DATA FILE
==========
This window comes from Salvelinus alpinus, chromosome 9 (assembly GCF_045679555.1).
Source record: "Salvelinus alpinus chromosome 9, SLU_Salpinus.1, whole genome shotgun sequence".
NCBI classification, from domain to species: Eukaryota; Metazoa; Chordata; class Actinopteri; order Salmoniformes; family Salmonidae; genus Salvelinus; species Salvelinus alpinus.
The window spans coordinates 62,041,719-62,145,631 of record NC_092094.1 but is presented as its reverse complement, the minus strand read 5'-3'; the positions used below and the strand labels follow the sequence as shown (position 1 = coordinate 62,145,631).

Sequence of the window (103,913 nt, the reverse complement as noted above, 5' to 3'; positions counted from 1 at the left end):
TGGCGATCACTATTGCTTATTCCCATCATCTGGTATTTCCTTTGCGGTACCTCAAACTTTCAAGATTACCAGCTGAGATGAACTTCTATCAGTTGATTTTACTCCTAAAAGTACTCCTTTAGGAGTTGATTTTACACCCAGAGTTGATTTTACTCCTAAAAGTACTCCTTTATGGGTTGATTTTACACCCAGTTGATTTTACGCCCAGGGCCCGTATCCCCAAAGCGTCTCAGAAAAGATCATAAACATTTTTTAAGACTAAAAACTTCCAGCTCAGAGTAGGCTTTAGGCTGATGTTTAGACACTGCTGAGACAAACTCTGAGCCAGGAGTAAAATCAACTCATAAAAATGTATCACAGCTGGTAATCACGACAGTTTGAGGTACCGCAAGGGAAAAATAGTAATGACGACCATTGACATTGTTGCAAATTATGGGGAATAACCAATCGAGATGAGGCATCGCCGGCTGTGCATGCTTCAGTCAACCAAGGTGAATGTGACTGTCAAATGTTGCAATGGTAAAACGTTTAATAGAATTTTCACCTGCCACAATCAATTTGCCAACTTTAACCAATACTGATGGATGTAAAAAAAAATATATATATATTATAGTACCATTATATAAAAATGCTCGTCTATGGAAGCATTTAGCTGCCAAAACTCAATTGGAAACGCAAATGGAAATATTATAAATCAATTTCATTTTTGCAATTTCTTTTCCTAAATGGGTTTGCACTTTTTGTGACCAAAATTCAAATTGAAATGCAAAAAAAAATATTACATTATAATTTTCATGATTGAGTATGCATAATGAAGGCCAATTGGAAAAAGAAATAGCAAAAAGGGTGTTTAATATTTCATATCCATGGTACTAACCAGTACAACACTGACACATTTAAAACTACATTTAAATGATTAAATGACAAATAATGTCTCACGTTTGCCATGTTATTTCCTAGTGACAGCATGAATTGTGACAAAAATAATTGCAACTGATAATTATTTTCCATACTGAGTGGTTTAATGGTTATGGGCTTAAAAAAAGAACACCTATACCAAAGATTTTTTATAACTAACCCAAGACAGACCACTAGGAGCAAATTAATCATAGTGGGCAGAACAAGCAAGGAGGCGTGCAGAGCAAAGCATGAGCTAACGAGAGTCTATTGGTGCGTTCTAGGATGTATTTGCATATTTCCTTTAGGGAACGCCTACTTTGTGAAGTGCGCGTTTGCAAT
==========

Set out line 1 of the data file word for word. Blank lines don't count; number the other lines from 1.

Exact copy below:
This window comes from Salvelinus alpinus, chromosome 9 (assembly GCF_045679555.1).